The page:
This Saturday the Illinois Farm Families have invited a handful of guests (including yours truly) to join them for a tour of the Monsanto Biotechnology Research Center! Finally, I have the opportunity to engage with the scientists and the business minds behind the ever controversial GMOs.
The Monsanto name has become synonymous with GMOs despite the efforts of competitors like Dupont and Syngenta (to name a few) who are also trying to corner the market on GMOs. Monsanto has managed to capture most of the seed market. In fact, Monsanto lead the charge to apply the biotechnology business model to agriculture, a model that was typically associated with drug companies. Using this business model, a company invests in the research and development of a product and recoups their costs from the patents. Monsanto markets patent protected seeds with enhanced traits or genetics.
As a result,Â farmers who purchase Monsanto seeds sign agreements not to sell or save the seeds from their harvests, a practice that was once the cornerstone of the farming industry. The result of these practices are two-fold. On one hand the research has produced more efficient seed growth, soil-type specific seeds and weather resistant crops, but on the other hand it has led to lawsuits against farmers and highlights the fragility of today’s food supply due to seed regulation by companies.
In addition, Monsanto’s production of GMO seeds has also garnered extensive public criticism due to speculative health concerns about long-term consumption. Currently the FDA has not found cause to remove GMOs from the market, but there continues to be controversy surrounding the labeling and distribution of GMOs.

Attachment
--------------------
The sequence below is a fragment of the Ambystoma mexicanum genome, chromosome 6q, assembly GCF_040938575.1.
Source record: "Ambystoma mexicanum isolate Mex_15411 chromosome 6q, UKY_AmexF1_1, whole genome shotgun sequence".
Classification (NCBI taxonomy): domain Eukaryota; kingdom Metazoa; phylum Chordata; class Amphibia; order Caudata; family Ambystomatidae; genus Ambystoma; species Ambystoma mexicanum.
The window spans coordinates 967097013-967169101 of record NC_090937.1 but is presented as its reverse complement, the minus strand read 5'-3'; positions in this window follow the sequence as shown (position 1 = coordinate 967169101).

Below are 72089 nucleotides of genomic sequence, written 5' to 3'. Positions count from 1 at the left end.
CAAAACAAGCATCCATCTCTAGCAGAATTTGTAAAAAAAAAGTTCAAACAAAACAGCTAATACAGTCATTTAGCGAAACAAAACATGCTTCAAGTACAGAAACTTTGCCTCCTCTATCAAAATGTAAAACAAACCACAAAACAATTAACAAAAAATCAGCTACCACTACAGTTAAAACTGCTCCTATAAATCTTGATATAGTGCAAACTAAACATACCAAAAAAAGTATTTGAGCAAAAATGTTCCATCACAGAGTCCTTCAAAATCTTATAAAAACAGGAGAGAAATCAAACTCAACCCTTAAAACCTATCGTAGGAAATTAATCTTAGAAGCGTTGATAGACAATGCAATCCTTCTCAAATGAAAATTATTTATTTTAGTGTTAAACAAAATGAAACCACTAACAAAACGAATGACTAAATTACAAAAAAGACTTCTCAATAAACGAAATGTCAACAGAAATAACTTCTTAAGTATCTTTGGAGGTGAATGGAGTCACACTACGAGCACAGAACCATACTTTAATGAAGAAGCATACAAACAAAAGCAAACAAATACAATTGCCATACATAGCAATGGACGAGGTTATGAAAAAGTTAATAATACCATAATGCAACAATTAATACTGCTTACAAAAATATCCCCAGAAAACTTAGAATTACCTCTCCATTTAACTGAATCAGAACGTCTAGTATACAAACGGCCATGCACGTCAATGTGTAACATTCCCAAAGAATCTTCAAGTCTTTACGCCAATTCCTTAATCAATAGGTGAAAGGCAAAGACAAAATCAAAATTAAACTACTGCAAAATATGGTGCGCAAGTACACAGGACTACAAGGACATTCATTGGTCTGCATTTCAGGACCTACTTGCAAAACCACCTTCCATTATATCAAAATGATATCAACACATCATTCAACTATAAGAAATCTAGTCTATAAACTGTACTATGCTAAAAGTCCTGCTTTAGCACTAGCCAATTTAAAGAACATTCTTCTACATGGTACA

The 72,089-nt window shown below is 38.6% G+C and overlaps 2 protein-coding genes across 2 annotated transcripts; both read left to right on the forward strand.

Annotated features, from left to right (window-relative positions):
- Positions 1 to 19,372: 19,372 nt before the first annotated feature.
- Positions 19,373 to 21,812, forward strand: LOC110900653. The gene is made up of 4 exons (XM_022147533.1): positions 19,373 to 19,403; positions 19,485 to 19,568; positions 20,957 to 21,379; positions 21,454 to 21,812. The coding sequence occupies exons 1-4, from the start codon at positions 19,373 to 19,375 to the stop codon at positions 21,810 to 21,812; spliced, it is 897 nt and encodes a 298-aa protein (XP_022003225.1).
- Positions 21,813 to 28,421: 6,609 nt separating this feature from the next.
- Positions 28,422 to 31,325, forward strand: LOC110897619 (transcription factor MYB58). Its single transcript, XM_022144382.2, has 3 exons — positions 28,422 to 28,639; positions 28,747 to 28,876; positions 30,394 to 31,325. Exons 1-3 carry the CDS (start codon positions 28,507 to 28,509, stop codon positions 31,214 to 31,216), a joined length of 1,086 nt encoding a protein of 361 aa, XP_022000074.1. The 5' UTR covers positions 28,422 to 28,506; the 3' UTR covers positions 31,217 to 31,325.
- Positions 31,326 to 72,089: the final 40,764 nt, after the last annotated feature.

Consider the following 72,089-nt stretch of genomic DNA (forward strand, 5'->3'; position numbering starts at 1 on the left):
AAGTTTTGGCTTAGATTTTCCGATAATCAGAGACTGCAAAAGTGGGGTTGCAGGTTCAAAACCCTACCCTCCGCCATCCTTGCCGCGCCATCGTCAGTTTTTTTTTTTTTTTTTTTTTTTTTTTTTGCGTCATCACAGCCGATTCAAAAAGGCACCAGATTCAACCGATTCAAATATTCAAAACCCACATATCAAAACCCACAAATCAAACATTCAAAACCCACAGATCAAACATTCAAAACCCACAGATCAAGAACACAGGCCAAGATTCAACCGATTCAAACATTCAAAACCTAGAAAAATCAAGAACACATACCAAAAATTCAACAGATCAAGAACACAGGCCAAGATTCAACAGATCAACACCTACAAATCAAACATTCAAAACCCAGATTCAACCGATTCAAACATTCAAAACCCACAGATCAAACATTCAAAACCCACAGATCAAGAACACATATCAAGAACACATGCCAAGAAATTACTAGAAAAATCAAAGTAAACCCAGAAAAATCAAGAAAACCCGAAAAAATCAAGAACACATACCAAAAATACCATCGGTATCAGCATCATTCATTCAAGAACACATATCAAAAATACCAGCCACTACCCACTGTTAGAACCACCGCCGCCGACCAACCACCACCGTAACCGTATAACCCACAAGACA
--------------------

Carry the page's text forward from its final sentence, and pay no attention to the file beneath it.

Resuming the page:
Unfortunately, Monsanto’s history as a chemical company doesn’t encourage consumer confidence. A short list of Monsanto’s previous products include “All” laundry detergent, DDT, Agent OrangeÂ and rBGH (recombinant bovine growth hormone). Their current products include glysophate herbicides (Roundup), crop seed (i.e. corn, alfalfa, grain) and Bt cotton.
I’m anxious to report back what I learn on this trip, but in the interim I’m hoping to hear from you! Do you have questions or concerns that you would like me to address with Monsanto? If so, leave them here in the comment section and I’ll be more than happy to share them with the Monsanto representatives during the tour.
Don’t be a stranger! Follow us hereÂ andÂ come hang out onÂ FacebookÂ to get the scoop on the latest news, tips and all things Motherly.